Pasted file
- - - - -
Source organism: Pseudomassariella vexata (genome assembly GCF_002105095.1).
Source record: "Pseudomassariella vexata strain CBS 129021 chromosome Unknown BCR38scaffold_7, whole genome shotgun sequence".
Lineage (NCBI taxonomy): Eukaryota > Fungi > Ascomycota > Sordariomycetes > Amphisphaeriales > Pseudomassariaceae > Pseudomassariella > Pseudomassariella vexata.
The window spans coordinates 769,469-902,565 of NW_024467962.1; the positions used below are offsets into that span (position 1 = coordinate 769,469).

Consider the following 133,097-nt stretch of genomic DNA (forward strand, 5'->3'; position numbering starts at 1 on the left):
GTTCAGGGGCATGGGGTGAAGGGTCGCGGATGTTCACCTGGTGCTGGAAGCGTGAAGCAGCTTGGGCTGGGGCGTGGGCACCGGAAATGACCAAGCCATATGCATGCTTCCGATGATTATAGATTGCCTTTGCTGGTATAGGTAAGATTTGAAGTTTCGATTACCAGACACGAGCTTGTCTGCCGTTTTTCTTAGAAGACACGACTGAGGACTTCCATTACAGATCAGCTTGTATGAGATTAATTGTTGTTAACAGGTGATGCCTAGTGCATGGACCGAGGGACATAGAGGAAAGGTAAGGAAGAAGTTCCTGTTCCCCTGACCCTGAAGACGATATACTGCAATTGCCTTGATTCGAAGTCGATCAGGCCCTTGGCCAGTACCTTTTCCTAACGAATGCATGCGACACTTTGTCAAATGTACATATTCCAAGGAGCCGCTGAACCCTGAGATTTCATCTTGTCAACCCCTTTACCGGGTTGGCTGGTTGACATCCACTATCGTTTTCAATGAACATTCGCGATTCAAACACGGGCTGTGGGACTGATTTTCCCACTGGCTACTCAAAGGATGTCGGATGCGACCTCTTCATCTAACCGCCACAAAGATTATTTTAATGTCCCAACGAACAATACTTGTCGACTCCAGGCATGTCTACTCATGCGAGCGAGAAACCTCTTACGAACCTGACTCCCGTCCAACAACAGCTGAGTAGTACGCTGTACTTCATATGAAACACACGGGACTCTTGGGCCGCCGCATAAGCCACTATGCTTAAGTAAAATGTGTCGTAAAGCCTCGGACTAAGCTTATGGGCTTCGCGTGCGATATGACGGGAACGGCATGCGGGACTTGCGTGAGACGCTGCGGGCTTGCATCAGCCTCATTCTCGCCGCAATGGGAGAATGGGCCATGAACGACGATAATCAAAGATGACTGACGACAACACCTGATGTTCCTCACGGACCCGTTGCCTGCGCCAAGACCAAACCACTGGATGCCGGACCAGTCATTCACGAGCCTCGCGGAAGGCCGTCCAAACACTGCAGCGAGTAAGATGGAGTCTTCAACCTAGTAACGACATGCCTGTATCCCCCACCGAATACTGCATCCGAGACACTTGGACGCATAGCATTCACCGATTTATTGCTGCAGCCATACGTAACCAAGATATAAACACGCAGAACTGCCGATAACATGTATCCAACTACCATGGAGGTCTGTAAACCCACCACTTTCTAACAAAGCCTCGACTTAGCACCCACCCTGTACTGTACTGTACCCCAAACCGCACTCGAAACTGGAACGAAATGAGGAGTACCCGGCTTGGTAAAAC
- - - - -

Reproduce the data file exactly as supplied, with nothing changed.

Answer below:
Source organism: Pseudomassariella vexata (genome assembly GCF_002105095.1).
Source record: "Pseudomassariella vexata strain CBS 129021 chromosome Unknown BCR38scaffold_7, whole genome shotgun sequence".
Lineage (NCBI taxonomy): Eukaryota > Fungi > Ascomycota > Sordariomycetes > Amphisphaeriales > Pseudomassariaceae > Pseudomassariella > Pseudomassariella vexata.
The window spans coordinates 769,469-902,565 of NW_024467962.1; the positions used below are offsets into that span (position 1 = coordinate 769,469).

Consider the following 133,097-nt stretch of genomic DNA (forward strand, 5'->3'; position numbering starts at 1 on the left):
GTTCAGGGGCATGGGGTGAAGGGTCGCGGATGTTCACCTGGTGCTGGAAGCGTGAAGCAGCTTGGGCTGGGGCGTGGGCACCGGAAATGACCAAGCCATATGCATGCTTCCGATGATTATAGATTGCCTTTGCTGGTATAGGTAAGATTTGAAGTTTCGATTACCAGACACGAGCTTGTCTGCCGTTTTTCTTAGAAGACACGACTGAGGACTTCCATTACAGATCAGCTTGTATGAGATTAATTGTTGTTAACAGGTGATGCCTAGTGCATGGACCGAGGGACATAGAGGAAAGGTAAGGAAGAAGTTCCTGTTCCCCTGACCCTGAAGACGATATACTGCAATTGCCTTGATTCGAAGTCGATCAGGCCCTTGGCCAGTACCTTTTCCTAACGAATGCATGCGACACTTTGTCAAATGTACATATTCCAAGGAGCCGCTGAACCCTGAGATTTCATCTTGTCAACCCCTTTACCGGGTTGGCTGGTTGACATCCACTATCGTTTTCAATGAACATTCGCGATTCAAACACGGGCTGTGGGACTGATTTTCCCACTGGCTACTCAAAGGATGTCGGATGCGACCTCTTCATCTAACCGCCACAAAGATTATTTTAATGTCCCAACGAACAATACTTGTCGACTCCAGGCATGTCTACTCATGCGAGCGAGAAACCTCTTACGAACCTGACTCCCGTCCAACAACAGCTGAGTAGTACGCTGTACTTCATATGAAACACACGGGACTCTTGGGCCGCCGCATAAGCCACTATGCTTAAGTAAAATGTGTCGTAAAGCCTCGGACTAAGCTTATGGGCTTCGCGTGCGATATGACGGGAACGGCATGCGGGACTTGCGTGAGACGCTGCGGGCTTGCATCAGCCTCATTCTCGCCGCAATGGGAGAATGGGCCATGAACGACGATAATCAAAGATGACTGACGACAACACCTGATGTTCCTCACGGACCCGTTGCCTGCGCCAAGACCAAACCACTGGATGCCGGACCAGTCATTCACGAGCCTCGCGGAAGGCCGTCCAAACACTGCAGCGAGTAAGATGGAGTCTTCAACCTAGTAACGACATGCCTGTATCCCCCACCGAATACTGCATCCGAGACACTTGGACGCATAGCATTCACCGATTTATTGCTGCAGCCATACGTAACCAAGATATAAACACGCAGAACTGCCGATAACATGTATCCAACTACCATGGAGGTCTGTAAACCCACCACTTTCTAACAAAGCCTCGACTTAGCACCCACCCTGTACTGTACTGTACCCCAAACCGCACTCGAAACTGGAACGAAATGAGGAGTACCCGGCTTGGTAAAAC